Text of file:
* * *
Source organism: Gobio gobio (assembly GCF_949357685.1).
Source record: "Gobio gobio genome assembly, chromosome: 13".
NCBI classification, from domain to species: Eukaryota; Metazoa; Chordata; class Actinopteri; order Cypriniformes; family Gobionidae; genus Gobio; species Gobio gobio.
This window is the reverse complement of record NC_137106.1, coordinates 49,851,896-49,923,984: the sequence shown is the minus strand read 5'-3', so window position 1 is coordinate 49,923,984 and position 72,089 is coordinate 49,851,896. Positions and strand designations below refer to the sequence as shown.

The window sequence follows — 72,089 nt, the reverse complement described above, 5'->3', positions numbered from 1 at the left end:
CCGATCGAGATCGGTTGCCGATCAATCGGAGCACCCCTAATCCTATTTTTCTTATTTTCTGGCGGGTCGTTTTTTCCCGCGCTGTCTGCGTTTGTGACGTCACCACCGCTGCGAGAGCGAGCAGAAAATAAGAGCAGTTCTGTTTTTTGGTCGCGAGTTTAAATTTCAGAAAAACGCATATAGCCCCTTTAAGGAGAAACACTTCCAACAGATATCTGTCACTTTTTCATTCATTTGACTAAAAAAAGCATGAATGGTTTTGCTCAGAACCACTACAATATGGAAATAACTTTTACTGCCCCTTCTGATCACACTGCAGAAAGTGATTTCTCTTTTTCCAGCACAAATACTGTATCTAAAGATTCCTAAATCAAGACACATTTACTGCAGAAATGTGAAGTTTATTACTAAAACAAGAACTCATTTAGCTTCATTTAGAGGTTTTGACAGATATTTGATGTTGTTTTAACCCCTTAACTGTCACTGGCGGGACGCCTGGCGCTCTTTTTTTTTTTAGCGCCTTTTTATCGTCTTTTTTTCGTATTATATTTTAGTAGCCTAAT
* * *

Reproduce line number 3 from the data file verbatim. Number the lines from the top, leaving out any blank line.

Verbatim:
NCBI classification, from domain to species: Eukaryota; Metazoa; Chordata; class Actinopteri; order Cypriniformes; family Gobionidae; genus Gobio; species Gobio gobio.